These methods have a tendency to leave stains, adhesive residues or physical damage on walls surrounding windows, making them undesirable for people who rent their dwellings, or who wish to minimize such damage to their own property. Alternative solutions have used wooden or metal frames to insert into window openings, but these can be costly or time consuming to construct.
In this instructable, a method is described for quickly and non-destructively hanging 1 mil plastic sheeting to the inside of a recessed window opening, creating a good, if imperfect, second pane for winter insulation. It works by holding the plastic in place with spring-tension curtain rods or bamboo rods.
Step 1: Using 6-foot Long Bamboo
Step 2: Cheap Plastic or Expensive Plastic?
This type is not very transparent, so you won't be seeing much outside. Kind of a shower-door effect.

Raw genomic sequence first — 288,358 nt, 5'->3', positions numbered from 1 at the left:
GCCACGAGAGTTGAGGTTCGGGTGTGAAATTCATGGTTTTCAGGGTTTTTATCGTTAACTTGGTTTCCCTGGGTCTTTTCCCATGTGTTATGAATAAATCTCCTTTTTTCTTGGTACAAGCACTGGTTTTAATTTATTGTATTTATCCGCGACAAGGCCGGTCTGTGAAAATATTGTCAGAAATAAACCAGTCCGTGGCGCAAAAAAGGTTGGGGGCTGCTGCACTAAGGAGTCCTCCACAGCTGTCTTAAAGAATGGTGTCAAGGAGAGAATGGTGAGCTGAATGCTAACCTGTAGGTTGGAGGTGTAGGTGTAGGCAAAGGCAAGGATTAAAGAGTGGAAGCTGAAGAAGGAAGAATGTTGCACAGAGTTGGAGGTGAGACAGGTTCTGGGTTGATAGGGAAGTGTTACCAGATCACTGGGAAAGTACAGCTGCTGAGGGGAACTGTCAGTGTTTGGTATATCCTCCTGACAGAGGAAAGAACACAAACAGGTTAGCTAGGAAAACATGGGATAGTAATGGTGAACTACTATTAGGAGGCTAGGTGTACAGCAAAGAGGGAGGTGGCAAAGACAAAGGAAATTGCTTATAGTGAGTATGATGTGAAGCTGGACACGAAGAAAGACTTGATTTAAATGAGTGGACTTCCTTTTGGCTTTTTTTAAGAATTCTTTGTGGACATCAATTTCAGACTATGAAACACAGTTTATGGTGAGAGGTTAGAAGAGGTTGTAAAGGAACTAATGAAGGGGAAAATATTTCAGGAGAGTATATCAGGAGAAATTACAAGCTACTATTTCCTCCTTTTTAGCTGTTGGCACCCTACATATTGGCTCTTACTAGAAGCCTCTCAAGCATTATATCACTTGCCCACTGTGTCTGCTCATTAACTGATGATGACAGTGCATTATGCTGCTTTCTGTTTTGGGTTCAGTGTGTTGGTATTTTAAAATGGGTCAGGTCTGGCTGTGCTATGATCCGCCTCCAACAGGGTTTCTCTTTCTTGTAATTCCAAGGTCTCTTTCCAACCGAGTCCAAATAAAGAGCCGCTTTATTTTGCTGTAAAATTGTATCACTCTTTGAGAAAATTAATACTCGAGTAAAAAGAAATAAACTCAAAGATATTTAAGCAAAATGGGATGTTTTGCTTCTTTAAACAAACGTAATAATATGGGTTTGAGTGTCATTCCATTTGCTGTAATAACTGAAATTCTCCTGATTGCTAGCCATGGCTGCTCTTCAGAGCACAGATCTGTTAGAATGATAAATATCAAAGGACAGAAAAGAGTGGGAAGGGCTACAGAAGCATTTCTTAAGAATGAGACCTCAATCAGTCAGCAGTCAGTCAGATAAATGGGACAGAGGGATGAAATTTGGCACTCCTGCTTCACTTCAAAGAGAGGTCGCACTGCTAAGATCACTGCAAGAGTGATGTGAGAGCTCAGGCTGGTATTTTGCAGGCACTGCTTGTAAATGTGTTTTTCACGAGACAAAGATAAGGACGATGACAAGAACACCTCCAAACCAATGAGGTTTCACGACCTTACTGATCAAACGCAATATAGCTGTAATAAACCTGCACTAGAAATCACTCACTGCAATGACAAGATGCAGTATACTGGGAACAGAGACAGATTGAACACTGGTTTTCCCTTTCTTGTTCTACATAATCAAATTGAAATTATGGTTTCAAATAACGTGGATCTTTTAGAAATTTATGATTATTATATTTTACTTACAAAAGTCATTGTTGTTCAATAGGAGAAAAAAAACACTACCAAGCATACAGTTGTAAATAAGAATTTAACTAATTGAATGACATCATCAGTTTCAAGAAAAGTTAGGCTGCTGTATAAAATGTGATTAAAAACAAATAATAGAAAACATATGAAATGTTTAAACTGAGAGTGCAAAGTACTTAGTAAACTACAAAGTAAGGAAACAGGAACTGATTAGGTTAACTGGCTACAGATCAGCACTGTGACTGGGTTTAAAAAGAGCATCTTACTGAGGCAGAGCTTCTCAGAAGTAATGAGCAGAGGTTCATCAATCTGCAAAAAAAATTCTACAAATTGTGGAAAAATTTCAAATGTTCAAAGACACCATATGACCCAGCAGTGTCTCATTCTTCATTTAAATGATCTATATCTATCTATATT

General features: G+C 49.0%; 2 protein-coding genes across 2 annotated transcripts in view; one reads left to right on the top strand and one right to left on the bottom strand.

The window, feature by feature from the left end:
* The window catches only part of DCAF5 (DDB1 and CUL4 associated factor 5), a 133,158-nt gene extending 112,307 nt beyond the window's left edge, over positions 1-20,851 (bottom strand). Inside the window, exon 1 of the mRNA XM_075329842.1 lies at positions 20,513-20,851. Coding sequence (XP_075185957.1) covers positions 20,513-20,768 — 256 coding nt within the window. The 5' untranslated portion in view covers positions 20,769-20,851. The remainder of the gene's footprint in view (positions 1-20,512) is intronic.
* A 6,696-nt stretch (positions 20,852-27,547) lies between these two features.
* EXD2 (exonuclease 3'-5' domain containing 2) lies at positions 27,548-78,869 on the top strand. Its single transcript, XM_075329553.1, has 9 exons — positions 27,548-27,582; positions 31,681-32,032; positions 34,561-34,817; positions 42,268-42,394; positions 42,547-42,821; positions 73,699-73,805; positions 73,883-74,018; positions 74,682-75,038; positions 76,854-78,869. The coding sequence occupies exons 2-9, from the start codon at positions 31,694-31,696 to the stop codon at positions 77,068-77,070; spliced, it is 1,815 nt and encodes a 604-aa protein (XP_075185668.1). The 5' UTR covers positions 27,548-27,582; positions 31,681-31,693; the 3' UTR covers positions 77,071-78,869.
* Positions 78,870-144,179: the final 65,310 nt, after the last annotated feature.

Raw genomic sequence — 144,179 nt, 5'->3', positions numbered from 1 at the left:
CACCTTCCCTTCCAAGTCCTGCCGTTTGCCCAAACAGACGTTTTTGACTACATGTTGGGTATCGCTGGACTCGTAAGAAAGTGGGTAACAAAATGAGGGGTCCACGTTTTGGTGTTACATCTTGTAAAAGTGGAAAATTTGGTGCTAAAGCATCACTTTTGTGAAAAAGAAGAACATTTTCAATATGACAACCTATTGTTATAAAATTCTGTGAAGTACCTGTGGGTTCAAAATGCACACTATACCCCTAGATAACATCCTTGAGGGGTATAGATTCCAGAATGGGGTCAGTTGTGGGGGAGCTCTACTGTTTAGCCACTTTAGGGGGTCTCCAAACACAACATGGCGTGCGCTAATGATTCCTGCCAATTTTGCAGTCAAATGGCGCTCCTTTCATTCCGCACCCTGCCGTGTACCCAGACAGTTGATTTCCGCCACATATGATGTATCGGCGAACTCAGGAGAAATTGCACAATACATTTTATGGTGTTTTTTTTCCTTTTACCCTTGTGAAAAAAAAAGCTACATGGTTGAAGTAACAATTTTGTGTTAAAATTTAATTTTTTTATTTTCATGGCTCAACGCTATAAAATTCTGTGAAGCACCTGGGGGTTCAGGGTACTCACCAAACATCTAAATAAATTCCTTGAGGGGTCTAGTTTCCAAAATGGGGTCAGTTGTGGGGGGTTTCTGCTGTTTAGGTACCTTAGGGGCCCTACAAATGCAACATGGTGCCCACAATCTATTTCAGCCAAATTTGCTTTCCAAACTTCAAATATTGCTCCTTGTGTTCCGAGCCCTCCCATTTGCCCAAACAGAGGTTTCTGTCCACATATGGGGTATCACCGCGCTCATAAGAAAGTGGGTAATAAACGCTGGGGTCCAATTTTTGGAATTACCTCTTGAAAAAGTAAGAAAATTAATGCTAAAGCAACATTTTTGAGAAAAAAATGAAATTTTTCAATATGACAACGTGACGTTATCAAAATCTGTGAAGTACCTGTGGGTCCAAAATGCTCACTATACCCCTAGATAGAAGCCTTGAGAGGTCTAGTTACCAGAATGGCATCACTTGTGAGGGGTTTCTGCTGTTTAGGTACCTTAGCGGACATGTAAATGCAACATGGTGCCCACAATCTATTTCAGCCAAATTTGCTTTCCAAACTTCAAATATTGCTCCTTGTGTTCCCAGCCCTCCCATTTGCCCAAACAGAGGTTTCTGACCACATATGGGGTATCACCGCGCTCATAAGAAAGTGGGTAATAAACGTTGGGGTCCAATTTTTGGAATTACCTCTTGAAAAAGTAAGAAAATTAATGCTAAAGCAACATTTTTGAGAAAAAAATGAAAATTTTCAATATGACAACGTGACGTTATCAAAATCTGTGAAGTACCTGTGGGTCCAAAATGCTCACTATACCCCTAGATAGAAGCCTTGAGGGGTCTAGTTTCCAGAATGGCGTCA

Step 3: I Am Glad I Don't Have to Describe This
Bend and place the two bamboo rods inside the window opening.
The bamboo tensions itself against the corners.
Step 4: Hang the Plastic
Pull back the bamboo, and then put the plastic between it and the window frame. Let the bamboo snap back to hold it in place.
Go to the next top corner and . . .
Do I really have to spell this out for you?
Step 5: Here It Is Again! How Nice.
I find that this doesn't matter a whole lot. If I want a better seal, I'd use tape, or make a wooden framed insert, or shell out for triple-pane windows.
I find that this solution works pretty well, and I can feel the difference in a room after it is installed.